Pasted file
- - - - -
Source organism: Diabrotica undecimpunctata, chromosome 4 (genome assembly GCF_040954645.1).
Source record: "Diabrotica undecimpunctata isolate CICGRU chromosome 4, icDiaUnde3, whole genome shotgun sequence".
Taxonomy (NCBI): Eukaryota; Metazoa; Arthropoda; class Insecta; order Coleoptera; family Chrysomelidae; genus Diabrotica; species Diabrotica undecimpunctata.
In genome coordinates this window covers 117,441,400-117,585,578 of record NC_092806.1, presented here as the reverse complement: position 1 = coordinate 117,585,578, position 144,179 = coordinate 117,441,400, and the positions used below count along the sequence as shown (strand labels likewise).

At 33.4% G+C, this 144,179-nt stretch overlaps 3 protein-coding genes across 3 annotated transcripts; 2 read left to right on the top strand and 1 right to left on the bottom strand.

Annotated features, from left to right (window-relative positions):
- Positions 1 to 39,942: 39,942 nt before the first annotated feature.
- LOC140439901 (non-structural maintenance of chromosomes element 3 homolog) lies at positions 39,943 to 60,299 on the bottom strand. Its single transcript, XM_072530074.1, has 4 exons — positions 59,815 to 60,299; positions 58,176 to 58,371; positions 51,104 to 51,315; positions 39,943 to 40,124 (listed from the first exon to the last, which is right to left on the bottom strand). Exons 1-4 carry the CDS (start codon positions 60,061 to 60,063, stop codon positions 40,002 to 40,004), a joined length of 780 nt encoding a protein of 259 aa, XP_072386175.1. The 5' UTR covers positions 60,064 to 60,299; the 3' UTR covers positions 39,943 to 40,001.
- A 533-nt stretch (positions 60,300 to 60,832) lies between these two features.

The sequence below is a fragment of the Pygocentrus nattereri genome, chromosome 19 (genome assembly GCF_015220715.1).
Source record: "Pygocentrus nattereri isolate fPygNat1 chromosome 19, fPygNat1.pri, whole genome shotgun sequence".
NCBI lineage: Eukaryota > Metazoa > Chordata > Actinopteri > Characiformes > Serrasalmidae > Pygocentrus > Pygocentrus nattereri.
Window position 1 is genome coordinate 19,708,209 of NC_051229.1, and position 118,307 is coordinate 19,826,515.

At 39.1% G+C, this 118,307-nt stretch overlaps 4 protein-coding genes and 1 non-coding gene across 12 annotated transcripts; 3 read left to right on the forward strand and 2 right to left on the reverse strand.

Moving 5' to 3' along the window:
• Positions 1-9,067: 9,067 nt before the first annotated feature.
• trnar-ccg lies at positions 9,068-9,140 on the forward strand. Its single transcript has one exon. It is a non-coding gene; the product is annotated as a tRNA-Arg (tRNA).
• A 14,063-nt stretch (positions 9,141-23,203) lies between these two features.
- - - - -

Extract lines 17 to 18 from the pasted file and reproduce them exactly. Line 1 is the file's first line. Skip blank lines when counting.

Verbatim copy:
• trnar-ccg lies at positions 9,068-9,140 on the forward strand. Its single transcript has one exon. It is a non-coding gene; the product is annotated as a tRNA-Arg (tRNA).
• A 14,063-nt stretch (positions 9,141-23,203) lies between these two features.